|Invented||Gordon Hall and Frank W. "Bill" Gutzwiller|
|First production||General Electric, 1957|
A or semiconductor-controlled rectifier is a four-layer solid-state current-controlling device. The name "silicon controlled rectifier" is General Electric's trade name for a type of thyristor. The SCR was developed by a team of power engineers led by Gordon Hall and commercialized by Frank W. "Bill" Gutzwiller in 1957.
Some sources define silicon controlled rectifiers and thyristors as synonymous, other sources define silicon controlled rectifiers as a proper subset of the set of thyristors, those being devices with at least four layers of alternating n- and p-type material. According to Bill Gutzwiller, the terms "SCR" and "controlled rectifier" were earlier, and "thyristor" was applied later, as usage of the device spread internationally.
SCRs are unidirectional devices (i.e. can conduct current only in one direction) as opposed to TRIACs, which are bidirectional (i.e. current can flow through them in either direction). SCRs can be triggered normally only by currents going into the gate as opposed to TRIACs, which can be triggered normally by either a positive or a negative current applied to its gate electrode.
The silicon control rectifier (SCR) consists of four layers of semiconductors, which form NPNP or PNPN structures have three P-N junctions labeled J1, J2 and J3, and three terminals. The anode terminal of an SCR is connected to the p-type material of a PNPN structure, and the cathode terminal is connected to the n-type layer, while the gate of the SCR is connected to the p-type material nearest to the cathode.
An SCR consists of four layers of alternating p- and n-type semiconductor materials. Silicon is used as the intrinsic semiconductor, to which the proper dopants are added. The junctions are either diffused or alloyed (alloy is a mixed semiconductor or a mixed metal). The planar construction is used for low-power SCRs (and all the junctions are diffused). The mesa-type construction is used for high-power SCRs. In this case, junction J2 is obtained by the diffusion method, and then the outer two layers are alloyed to it, since the PNPN pellet is required to handle large currents. It is properly braced with tungsten or molybdenum plates to provide greater mechanical strength. One of these plates is hard-soldered to a copper stud, which is threaded for attachment of heat sink. The doping of PNPN depends on the application of SCR, since its characteristics are similar to those of the thyratron. Today, the term "thyristor" applies to the larger family of multilayer devices that exhibit bistable state-change behaviour, that is, switching either on or off.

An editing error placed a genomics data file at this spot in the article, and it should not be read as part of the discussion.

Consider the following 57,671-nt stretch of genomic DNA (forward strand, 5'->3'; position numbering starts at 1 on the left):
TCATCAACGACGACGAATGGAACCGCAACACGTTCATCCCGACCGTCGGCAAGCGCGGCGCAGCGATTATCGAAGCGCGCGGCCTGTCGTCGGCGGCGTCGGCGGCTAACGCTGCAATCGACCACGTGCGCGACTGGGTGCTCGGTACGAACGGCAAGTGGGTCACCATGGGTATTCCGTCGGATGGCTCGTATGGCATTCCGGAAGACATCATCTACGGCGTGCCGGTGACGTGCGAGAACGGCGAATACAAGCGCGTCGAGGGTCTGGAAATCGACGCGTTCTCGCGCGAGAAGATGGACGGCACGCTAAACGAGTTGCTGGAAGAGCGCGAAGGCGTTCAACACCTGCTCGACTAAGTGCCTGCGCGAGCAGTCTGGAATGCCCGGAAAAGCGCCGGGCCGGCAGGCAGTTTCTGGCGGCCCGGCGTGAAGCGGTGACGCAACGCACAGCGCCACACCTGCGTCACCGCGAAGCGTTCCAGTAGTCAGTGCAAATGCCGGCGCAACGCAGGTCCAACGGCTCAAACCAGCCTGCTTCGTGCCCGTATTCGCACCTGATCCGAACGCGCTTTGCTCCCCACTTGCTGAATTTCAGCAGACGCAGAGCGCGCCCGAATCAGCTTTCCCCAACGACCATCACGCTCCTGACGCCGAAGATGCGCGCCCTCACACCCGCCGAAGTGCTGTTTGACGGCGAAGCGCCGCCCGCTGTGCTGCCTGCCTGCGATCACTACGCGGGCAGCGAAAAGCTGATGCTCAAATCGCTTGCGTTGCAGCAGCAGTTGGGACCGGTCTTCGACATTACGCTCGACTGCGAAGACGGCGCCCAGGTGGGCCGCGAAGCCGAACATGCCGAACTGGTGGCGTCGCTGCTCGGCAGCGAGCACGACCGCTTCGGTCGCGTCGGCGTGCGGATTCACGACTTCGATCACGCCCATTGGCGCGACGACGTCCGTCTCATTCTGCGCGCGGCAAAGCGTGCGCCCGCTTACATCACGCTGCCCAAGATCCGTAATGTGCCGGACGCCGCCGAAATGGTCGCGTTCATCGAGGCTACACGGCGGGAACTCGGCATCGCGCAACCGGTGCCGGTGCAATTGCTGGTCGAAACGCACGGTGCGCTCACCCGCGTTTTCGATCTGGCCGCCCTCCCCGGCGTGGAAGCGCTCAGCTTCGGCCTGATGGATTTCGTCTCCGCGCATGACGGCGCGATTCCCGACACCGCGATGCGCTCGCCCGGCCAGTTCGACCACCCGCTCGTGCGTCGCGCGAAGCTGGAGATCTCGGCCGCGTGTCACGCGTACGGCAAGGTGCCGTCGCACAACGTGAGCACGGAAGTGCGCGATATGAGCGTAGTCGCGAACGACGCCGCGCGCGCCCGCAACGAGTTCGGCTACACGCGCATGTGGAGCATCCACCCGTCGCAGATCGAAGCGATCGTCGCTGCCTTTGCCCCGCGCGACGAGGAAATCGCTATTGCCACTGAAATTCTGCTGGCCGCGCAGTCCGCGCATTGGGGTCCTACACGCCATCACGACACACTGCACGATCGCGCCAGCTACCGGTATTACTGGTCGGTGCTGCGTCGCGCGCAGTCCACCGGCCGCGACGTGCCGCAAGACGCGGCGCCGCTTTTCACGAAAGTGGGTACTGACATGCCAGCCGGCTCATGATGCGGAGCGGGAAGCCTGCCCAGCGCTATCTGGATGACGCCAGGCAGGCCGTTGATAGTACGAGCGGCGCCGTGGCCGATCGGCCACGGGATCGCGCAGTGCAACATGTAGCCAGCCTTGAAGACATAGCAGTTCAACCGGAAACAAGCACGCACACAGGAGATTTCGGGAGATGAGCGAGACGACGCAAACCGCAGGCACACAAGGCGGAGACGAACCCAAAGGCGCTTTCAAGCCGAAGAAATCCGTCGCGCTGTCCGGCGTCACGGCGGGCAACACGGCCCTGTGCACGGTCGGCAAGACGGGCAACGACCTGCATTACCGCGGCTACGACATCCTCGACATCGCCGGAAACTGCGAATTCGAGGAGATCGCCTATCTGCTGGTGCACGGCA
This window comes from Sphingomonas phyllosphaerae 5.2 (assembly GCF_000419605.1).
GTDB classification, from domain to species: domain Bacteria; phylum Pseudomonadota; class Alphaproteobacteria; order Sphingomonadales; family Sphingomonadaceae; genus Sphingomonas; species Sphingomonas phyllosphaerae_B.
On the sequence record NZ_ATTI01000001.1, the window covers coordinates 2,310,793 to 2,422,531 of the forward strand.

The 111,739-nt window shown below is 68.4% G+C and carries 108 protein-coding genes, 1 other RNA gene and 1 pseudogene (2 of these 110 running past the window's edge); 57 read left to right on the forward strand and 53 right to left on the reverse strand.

The operation of an SCR and other thyristors can be understood in terms of a pair of tightly coupled bipolar junction transistors, arranged to cause the self-latching action:
Modes of operation
There are three modes of operation for an SCR depending upon the biasing given to it:
- Forward blocking mode (off state)
- Forward conduction mode (on state)
- Reverse blocking mode (off state)